- Associated Press - Monday, June 1, 2015

JACKSON, Miss. (AP) - As he stared out the window of the WWII-era Douglas C-47 Skytrain on Monday, Melvin Breeden’s face was stoic, but his eyes were rich with memories.

Breeden, now in his 90s, had flown planes not much different than that C-47 in WWII. He had transported paratroopers and supplies, but once the war was over, he never got back in a war plane.

Until Monday, when his family picked him up at his nursing home and took him to John Bell Williams Airport, where he climbed aboard the Sky King, which was assigned to the 53rd Troop Carrier Squadron in WWII and dropped troops over Sicily, Italy, France, Holland and Germany. That particular plane is the best-documented plane from that era, as the pilot who flew it kept meticulous notes on every paratrooper carried and every mission carried out during its glory days.

“I enjoyed it,” Breeden said, when asked about his throwback flight on Monday. “I’d do it again.”

Breeden’s cousin Dan Curry tells the story of how Breeden got into the Army Air Corps as a young man. The cutoff weight was 125. Breeden came in at 123.

“They told him, ‘You need two more pounds,’ and they sent him home,” Curry said. “Later he came back to try again, but before he got there, he bought him a big bag of bananas. He ate the whole bag of bananas and filled up with water at the water fountain and he came back weighing exactly 125.”

Breeden, who got out as a captain and retired from the reserves as a lieutenant colonel, laughs when he remembers being that slight youngster.

“The reason I got in was because I was afraid I was going to be drafted and I said I’d rather be up there than down here,” he said.

On the same flight with Breeden on Monday was another young man looking for a career in the military, 16-year-old Cole Falgot, who is in JROTC and hopes for a career in the Air Force or the Marines.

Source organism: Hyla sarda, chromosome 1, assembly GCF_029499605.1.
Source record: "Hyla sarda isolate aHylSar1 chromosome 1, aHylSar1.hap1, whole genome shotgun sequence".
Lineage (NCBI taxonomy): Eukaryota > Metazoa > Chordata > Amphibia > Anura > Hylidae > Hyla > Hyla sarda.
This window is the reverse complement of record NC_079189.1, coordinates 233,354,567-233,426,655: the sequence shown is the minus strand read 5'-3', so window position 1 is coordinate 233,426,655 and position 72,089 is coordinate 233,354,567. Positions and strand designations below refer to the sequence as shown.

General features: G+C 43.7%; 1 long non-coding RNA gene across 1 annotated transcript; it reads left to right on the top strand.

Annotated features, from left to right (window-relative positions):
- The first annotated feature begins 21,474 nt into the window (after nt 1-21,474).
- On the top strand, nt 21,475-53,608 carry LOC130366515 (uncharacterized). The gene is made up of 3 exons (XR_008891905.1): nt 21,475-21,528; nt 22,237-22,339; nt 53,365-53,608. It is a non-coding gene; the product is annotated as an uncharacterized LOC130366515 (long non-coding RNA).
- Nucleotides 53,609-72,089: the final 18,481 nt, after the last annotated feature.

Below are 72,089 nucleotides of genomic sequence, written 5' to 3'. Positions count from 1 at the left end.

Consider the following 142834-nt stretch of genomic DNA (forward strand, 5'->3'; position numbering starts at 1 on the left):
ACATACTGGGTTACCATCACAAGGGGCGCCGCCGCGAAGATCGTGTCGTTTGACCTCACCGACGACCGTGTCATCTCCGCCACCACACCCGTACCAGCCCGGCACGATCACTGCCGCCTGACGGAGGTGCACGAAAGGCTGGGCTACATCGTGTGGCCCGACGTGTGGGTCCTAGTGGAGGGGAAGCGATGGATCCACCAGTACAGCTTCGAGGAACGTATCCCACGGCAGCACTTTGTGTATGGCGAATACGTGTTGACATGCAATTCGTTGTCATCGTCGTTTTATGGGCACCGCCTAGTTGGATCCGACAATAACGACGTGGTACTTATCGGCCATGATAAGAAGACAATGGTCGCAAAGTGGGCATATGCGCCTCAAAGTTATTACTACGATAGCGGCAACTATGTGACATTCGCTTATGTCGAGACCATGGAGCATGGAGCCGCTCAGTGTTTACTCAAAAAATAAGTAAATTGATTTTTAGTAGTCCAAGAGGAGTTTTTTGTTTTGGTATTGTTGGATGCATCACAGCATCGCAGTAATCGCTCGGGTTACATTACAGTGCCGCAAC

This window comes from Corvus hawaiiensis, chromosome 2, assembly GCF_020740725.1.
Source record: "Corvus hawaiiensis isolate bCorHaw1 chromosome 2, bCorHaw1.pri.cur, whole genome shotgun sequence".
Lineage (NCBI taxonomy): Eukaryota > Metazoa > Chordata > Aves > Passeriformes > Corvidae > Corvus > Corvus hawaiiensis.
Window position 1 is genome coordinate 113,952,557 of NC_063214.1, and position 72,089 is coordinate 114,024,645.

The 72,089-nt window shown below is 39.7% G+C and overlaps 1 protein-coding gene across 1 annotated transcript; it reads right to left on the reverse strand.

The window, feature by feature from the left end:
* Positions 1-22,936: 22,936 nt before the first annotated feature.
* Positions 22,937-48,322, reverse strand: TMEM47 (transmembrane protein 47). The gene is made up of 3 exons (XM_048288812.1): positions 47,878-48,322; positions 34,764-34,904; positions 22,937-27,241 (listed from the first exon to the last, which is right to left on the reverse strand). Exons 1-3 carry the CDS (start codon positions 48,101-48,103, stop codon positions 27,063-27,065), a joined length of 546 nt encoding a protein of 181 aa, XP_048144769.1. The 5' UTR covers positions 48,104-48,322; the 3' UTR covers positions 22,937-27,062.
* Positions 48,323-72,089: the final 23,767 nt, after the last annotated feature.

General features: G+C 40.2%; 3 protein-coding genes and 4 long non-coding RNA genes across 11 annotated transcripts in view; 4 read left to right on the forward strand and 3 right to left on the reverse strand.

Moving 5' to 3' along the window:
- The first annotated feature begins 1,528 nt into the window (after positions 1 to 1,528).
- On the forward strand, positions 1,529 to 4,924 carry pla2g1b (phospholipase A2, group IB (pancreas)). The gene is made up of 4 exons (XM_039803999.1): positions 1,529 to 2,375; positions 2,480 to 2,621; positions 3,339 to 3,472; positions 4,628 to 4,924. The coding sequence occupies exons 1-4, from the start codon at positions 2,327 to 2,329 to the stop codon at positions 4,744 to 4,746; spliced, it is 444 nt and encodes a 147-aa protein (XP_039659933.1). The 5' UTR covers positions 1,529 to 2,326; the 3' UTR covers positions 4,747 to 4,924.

Falgot said the combination of going up with Breeden, who is a relative of his, and riding on the historic plane made for an experience that was hard to describe.

“It was great, you can tell he had a lot of fun and I did too, so hopefully we can do it again,” he said. “It gives me an experience like no other knowing that these planes come from an era in life when things were hard but everyone came together and got through.”

Breeden, Curry, and Falgot were all on hand at J.B. Williams on Monday for the Free Flights for Veterans event put on by Clinton Body Shop owner, local pilot, and candidate for State Insurance Commissioner John Mosley. Mosley tries to have a flying event for veterans every Veterans’ Day and Memorial Day.

Mosley brought his other historic planes — an Air Force Beech C-45, a Navy North American T-6, and a Navion with a Marine Corps paint scheme. Scott Glover, of Texas, brought the C-47.

“We want to show the veterans we appreciate what they’ve done for our country, their service they’ve provided,” Mosley said. “It means a lot to us to do this for them and their family members, because some of these guys actually flew in these airplanes, but their families didn’t, and it gives the families a chance to experience what their loved ones experienced when they were in the military.”

It was a way of bringing back the memories, too, Mosley said. Each time they hold a similar event, there are veterans of all eras who go up in the planes, and often come down with a different look, and sometimes a tear, in their eyes.

“I just hope everyone will shake a veteran’s hand and tell them thanks for their service, because without these guys we wouldn’t be able to be out here doing this,” Mosley said.

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Information from: The Clarion-Ledger, http://www.clarionledger.com

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